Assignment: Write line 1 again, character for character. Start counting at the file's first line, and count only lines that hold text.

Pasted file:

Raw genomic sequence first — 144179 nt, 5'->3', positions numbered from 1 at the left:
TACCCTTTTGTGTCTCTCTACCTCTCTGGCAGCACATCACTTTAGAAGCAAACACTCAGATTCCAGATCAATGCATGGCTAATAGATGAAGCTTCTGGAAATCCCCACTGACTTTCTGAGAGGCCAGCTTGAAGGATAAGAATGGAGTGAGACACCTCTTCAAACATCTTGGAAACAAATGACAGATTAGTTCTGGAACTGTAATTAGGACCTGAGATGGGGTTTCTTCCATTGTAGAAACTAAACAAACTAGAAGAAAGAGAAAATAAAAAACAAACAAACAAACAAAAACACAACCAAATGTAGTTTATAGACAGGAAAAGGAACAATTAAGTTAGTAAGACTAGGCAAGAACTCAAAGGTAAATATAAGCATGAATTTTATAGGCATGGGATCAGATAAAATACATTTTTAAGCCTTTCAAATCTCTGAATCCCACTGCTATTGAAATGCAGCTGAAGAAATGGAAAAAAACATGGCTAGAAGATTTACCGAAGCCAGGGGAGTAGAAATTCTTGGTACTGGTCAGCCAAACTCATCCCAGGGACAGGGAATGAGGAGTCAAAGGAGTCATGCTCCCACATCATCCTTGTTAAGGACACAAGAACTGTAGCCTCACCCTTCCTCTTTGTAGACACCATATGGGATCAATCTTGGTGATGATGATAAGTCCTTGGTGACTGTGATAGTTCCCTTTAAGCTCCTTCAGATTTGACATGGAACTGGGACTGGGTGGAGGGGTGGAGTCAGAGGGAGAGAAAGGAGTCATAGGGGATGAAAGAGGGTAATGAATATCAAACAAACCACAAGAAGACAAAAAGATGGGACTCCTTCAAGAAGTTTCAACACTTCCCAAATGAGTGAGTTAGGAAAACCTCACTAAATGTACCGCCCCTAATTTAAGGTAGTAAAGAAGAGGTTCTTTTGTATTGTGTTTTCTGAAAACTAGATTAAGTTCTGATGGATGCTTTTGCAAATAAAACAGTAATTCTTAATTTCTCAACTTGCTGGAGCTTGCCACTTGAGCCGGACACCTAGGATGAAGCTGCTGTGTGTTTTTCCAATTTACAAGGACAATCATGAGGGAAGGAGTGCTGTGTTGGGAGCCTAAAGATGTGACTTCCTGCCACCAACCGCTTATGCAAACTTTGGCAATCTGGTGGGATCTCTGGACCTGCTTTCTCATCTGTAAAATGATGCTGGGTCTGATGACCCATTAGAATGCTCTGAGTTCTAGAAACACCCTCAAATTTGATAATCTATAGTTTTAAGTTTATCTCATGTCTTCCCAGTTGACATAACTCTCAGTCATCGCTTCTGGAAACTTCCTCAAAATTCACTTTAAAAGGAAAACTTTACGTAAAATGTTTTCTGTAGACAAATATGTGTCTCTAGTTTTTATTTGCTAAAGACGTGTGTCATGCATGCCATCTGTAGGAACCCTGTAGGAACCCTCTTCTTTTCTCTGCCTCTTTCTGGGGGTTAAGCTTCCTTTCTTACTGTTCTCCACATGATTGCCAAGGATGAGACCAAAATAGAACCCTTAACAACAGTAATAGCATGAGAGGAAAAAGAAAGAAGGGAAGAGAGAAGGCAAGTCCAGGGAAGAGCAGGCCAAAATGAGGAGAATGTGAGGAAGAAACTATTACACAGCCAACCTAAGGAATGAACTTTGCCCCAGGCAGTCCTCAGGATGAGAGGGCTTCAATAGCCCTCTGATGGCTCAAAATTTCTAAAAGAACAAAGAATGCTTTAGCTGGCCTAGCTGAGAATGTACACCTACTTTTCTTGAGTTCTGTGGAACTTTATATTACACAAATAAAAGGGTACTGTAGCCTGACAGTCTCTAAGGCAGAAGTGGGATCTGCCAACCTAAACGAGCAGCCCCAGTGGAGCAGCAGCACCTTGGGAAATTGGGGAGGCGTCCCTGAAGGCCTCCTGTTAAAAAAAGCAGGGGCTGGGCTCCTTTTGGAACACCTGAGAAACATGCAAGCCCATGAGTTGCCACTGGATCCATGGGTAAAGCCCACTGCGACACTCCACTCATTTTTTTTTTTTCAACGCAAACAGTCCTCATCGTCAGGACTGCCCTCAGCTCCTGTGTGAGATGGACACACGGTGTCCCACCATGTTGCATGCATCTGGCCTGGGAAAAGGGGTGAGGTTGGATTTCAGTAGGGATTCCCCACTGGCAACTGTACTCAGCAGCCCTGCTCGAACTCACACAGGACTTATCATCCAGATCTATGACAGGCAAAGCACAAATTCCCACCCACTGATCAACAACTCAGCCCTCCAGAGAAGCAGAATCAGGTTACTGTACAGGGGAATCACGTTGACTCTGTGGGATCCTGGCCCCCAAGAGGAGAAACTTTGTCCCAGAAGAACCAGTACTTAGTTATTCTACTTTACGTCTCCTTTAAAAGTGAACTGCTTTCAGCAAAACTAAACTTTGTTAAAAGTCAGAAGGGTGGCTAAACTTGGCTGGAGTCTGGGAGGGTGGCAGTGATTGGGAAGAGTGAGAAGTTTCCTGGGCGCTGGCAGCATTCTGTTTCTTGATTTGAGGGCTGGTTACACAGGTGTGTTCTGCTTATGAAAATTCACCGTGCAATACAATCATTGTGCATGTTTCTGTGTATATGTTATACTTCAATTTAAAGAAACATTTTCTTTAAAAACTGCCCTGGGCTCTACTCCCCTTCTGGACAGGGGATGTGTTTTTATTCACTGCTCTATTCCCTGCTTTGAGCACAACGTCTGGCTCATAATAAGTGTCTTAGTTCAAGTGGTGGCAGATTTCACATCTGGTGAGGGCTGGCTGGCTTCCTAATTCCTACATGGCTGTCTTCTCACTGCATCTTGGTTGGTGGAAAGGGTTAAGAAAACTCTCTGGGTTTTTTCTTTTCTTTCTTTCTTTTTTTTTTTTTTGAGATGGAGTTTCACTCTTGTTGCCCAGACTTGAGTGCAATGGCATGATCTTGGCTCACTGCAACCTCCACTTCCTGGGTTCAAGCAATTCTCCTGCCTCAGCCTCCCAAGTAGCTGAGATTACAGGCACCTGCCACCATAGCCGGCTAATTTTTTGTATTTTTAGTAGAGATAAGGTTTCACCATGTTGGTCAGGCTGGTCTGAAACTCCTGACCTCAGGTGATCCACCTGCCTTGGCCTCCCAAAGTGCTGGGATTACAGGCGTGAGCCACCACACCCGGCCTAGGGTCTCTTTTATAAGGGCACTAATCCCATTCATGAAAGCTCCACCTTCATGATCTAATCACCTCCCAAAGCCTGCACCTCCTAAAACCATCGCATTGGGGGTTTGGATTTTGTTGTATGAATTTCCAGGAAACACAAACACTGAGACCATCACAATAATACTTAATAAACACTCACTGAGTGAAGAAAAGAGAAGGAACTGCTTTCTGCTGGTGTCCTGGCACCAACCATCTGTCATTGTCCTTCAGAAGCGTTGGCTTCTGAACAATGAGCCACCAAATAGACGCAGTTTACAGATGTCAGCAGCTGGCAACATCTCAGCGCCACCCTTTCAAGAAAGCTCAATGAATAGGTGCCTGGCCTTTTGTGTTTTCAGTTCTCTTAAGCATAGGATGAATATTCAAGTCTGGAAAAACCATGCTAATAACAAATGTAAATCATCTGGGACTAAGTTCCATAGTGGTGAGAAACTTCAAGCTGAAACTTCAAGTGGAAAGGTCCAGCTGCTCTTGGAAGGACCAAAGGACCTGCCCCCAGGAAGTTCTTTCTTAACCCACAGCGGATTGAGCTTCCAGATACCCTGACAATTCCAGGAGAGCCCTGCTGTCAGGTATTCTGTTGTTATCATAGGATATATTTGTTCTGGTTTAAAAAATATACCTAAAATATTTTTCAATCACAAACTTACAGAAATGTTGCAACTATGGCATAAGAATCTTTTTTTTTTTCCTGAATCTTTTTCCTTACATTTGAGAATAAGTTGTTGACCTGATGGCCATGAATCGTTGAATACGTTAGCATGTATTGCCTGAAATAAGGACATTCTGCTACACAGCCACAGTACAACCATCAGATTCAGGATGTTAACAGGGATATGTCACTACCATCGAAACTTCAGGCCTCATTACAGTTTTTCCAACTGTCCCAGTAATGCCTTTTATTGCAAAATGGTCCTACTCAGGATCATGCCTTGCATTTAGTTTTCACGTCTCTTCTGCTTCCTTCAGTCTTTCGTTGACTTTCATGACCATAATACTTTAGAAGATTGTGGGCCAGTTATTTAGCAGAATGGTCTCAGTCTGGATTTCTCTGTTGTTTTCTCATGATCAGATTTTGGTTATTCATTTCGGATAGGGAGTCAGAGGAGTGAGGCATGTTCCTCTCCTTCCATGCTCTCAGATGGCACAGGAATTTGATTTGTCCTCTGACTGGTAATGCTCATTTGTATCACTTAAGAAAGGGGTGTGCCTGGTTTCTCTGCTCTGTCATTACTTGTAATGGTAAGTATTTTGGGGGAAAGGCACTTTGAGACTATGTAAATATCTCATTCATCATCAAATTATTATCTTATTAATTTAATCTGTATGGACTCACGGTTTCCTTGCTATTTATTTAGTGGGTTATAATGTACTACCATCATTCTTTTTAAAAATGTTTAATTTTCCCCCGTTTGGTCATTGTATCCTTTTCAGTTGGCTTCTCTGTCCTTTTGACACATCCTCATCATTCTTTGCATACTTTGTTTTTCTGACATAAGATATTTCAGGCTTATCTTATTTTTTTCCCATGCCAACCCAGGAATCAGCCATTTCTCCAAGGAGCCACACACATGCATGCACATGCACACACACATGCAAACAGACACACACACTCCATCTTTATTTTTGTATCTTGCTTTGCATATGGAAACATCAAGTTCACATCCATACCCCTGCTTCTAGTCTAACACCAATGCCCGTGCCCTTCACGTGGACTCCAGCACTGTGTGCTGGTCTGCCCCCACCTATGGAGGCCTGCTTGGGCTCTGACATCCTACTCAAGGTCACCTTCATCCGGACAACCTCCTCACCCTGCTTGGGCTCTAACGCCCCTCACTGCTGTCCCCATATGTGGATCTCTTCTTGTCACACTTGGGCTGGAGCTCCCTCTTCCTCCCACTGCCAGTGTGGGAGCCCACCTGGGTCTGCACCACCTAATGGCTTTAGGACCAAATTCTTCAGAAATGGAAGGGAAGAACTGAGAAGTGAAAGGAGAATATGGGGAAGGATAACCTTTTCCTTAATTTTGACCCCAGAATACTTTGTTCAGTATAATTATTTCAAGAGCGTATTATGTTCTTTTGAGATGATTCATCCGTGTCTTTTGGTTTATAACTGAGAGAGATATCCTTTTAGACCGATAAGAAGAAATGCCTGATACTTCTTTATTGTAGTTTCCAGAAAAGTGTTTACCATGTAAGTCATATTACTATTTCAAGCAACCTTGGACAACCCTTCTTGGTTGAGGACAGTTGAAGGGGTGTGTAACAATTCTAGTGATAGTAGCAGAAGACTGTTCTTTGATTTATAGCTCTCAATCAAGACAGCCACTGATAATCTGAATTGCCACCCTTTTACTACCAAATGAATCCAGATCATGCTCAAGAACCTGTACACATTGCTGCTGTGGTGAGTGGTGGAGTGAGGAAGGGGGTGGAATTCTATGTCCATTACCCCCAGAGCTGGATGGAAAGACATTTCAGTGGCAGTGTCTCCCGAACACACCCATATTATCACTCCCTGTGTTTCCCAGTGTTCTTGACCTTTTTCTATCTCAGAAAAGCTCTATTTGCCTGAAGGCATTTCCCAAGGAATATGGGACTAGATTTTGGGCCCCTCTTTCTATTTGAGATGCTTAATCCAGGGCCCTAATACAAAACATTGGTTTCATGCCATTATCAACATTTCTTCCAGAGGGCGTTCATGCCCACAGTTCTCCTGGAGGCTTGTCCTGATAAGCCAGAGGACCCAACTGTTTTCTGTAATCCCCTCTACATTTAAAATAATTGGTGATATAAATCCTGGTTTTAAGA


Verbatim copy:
Raw genomic sequence first — 144179 nt, 5'->3', positions numbered from 1 at the left: